Friday, September 15th, 2017
First of all, thank you for all the sweet, uplifting e-mails, messages, and calls over my homesickness. I didn’t intend it to be a ‘cry for help,’ but I guess it sort of was. And all of the support I received from across the world helped. I’m feeling so much better and rejuvenated.
Maybe you’re thinking, “Wait…she’s in paradise, not working, and can sleep in every day. How can she be feeling sad?!” At least that’s what I was asking myself. But I faced the truth…it can be lonely. I was feeling very homesick and wanting to buy a plane ticket home after getting into a negative headspace. I was missing my family and friends, and I am surrounded by groups friends and couples on their vacations. It finally hit me in a bad way, but thankfully I was uplifted by lots of people reaching out.
Sending all my love your way. Sama sama.
The day after my meltdown, I was on a mission: find a new place to live. Diver’s Cafe was wonderful – amazing location, affordable price, and I made a couple friends out of the staff. But one of the things that made me feel I needed to look elsewhere is the fact that I had no wi-fi. I haaaaaate hate hate that wi-fi is even an issue, but it started frustrating me enough that I wanted to move. I could get okay wi-fi in the restaurant, but I was tired of running down several flights of stairs and across the street to check messages. And even then, it had to be just the right wind for me to connect to anything. Plus, it was strange having FaceTime conversations with people and having a bunch of diners and divers all around me. And e-mails? Forget it. Wouldn’t load if my life depended on it.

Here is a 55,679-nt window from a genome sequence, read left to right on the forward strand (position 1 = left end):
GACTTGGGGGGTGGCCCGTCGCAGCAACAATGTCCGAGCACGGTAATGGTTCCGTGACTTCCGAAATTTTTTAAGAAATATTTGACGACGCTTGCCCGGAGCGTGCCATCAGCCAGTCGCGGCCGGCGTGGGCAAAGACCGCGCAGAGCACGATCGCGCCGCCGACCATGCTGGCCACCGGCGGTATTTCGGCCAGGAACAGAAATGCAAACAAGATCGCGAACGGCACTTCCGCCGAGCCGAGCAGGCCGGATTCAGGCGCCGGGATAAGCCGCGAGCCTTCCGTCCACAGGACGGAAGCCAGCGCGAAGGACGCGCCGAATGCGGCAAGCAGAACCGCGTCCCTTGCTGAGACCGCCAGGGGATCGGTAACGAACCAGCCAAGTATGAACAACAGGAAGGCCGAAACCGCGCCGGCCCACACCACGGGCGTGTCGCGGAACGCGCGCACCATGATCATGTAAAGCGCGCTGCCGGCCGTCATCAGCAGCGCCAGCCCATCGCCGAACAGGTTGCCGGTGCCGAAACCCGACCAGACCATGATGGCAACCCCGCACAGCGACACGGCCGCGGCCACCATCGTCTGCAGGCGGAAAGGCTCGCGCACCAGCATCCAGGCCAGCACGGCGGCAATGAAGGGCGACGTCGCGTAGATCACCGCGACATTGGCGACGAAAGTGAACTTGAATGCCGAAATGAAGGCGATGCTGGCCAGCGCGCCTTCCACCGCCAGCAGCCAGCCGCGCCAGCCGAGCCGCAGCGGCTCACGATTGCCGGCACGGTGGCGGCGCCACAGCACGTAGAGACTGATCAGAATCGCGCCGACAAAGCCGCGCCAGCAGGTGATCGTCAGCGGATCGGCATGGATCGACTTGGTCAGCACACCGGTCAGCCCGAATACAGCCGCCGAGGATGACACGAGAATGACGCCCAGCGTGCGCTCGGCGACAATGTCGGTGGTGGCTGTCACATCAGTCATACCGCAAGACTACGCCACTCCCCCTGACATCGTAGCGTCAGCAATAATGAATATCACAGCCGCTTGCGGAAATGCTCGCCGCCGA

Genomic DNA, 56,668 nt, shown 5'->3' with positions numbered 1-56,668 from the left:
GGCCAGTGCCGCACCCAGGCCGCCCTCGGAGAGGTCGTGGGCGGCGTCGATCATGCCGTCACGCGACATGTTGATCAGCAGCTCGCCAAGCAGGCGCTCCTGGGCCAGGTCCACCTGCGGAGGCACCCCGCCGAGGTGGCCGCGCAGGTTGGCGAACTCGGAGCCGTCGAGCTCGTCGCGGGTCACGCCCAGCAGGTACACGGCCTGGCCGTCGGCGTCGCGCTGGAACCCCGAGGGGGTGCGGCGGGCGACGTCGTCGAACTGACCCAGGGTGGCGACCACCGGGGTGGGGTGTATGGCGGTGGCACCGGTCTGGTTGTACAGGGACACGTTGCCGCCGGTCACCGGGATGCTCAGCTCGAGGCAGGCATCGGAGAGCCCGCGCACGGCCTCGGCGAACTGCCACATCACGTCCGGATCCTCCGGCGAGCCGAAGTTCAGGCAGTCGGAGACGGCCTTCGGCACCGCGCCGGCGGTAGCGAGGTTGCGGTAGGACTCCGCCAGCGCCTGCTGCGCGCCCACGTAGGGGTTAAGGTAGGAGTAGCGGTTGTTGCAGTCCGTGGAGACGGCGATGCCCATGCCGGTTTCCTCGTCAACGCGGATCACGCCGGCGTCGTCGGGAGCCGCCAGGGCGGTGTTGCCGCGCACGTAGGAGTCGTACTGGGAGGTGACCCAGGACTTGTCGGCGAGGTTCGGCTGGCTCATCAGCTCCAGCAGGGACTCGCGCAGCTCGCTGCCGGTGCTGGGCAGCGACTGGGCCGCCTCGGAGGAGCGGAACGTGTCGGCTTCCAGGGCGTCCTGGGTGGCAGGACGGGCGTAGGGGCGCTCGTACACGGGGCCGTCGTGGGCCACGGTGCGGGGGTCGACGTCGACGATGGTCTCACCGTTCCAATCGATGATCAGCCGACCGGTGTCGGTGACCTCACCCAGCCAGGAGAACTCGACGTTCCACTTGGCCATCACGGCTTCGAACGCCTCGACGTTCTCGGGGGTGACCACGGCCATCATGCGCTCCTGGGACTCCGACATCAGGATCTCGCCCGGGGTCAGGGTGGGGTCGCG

Worst part was I couldn’t write. I’d have to walk somewhere else to use their wi-fi. I’m not opposed to that, but I always had to buy something in order to use their wi-fi. So in my own room, I couldn’t write, have real conversations with family and friends on FaceTime, or even stream a video. Part of the allure of Bali is disconnecting from technology and social media, but if I’m here all alone for a long time, I need to have easy connection back home.
So the mission began. My 3 hopes: wi-fi in room, decent view, and air-con (by the way, NO ONE says “air conditioning” here. Always “air-con”). My hope was also to spend less than what I paid for at Diver’s. I hopped on my scooter and rode from Jemeluk to a little past Lean. I stopped at about 15 places and by the end of it, I was feeling like a bridezilla trying to pick out a wedding dress (Too much sparkle. Not enough sparkle. It’s not the right kind of white. No ruffles, please. Can you remove the bows?). I felt like maybe I was being too picky…